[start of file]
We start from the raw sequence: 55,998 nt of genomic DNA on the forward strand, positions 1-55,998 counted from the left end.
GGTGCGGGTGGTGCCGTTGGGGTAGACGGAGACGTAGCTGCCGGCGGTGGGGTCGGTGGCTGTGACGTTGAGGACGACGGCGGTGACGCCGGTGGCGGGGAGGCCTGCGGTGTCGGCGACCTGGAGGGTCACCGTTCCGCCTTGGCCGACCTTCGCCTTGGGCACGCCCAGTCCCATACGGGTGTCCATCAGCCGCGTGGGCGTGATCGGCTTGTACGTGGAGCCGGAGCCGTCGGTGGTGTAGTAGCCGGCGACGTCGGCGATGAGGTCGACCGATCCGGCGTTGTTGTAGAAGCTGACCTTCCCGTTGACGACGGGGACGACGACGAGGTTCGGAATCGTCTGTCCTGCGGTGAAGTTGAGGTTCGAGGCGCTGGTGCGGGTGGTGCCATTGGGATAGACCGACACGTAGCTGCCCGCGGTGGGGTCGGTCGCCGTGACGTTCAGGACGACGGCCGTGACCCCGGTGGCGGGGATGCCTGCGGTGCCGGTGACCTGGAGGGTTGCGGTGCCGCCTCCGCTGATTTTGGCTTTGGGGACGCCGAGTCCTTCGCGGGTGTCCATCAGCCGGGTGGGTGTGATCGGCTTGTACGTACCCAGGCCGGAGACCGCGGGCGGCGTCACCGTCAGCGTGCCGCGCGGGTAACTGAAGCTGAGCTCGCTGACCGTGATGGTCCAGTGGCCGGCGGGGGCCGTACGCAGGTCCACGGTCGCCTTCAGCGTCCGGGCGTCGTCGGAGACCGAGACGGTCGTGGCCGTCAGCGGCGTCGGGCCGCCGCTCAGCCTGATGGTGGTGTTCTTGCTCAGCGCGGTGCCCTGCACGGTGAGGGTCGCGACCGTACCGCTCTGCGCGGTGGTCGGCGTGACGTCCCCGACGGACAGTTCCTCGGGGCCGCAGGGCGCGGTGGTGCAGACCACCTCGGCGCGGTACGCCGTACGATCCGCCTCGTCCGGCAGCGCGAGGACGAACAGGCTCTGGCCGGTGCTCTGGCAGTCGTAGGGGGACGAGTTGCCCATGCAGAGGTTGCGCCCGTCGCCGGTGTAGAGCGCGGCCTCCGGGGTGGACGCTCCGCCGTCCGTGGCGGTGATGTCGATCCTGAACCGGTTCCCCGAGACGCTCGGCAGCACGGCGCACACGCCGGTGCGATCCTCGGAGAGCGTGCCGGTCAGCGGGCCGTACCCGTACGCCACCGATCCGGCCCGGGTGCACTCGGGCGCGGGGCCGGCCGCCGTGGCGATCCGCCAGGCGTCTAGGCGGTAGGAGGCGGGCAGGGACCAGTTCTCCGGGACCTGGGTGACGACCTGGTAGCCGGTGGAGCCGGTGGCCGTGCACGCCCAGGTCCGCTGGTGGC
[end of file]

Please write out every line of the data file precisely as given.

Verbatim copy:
We start from the raw sequence: 55,998 nt of genomic DNA on the forward strand, positions 1-55,998 counted from the left end.
GGTGCGGGTGGTGCCGTTGGGGTAGACGGAGACGTAGCTGCCGGCGGTGGGGTCGGTGGCTGTGACGTTGAGGACGACGGCGGTGACGCCGGTGGCGGGGAGGCCTGCGGTGTCGGCGACCTGGAGGGTCACCGTTCCGCCTTGGCCGACCTTCGCCTTGGGCACGCCCAGTCCCATACGGGTGTCCATCAGCCGCGTGGGCGTGATCGGCTTGTACGTGGAGCCGGAGCCGTCGGTGGTGTAGTAGCCGGCGACGTCGGCGATGAGGTCGACCGATCCGGCGTTGTTGTAGAAGCTGACCTTCCCGTTGACGACGGGGACGACGACGAGGTTCGGAATCGTCTGTCCTGCGGTGAAGTTGAGGTTCGAGGCGCTGGTGCGGGTGGTGCCATTGGGATAGACCGACACGTAGCTGCCCGCGGTGGGGTCGGTCGCCGTGACGTTCAGGACGACGGCCGTGACCCCGGTGGCGGGGATGCCTGCGGTGCCGGTGACCTGGAGGGTTGCGGTGCCGCCTCCGCTGATTTTGGCTTTGGGGACGCCGAGTCCTTCGCGGGTGTCCATCAGCCGGGTGGGTGTGATCGGCTTGTACGTACCCAGGCCGGAGACCGCGGGCGGCGTCACCGTCAGCGTGCCGCGCGGGTAACTGAAGCTGAGCTCGCTGACCGTGATGGTCCAGTGGCCGGCGGGGGCCGTACGCAGGTCCACGGTCGCCTTCAGCGTCCGGGCGTCGTCGGAGACCGAGACGGTCGTGGCCGTCAGCGGCGTCGGGCCGCCGCTCAGCCTGATGGTGGTGTTCTTGCTCAGCGCGGTGCCCTGCACGGTGAGGGTCGCGACCGTACCGCTCTGCGCGGTGGTCGGCGTGACGTCCCCGACGGACAGTTCCTCGGGGCCGCAGGGCGCGGTGGTGCAGACCACCTCGGCGCGGTACGCCGTACGATCCGCCTCGTCCGGCAGCGCGAGGACGAACAGGCTCTGGCCGGTGCTCTGGCAGTCGTAGGGGGACGAGTTGCCCATGCAGAGGTTGCGCCCGTCGCCGGTGTAGAGCGCGGCCTCCGGGGTGGACGCTCCGCCGTCCGTGGCGGTGATGTCGATCCTGAACCGGTTCCCCGAGACGCTCGGCAGCACGGCGCACACGCCGGTGCGATCCTCGGAGAGCGTGCCGGTCAGCGGGCCGTACCCGTACGCCACCGATCCGGCCCGGGTGCACTCGGGCGCGGGGCCGGCCGCCGTGGCGATCCGCCAGGCGTCTAGGCGGTAGGAGGCGGGCAGGGACCAGTTCTCCGGGACCTGGGTGACGACCTGGTAGCCGGTGGAGCCGGTGGCCGTGCACGCCCAGGTCCGCTGGTGGC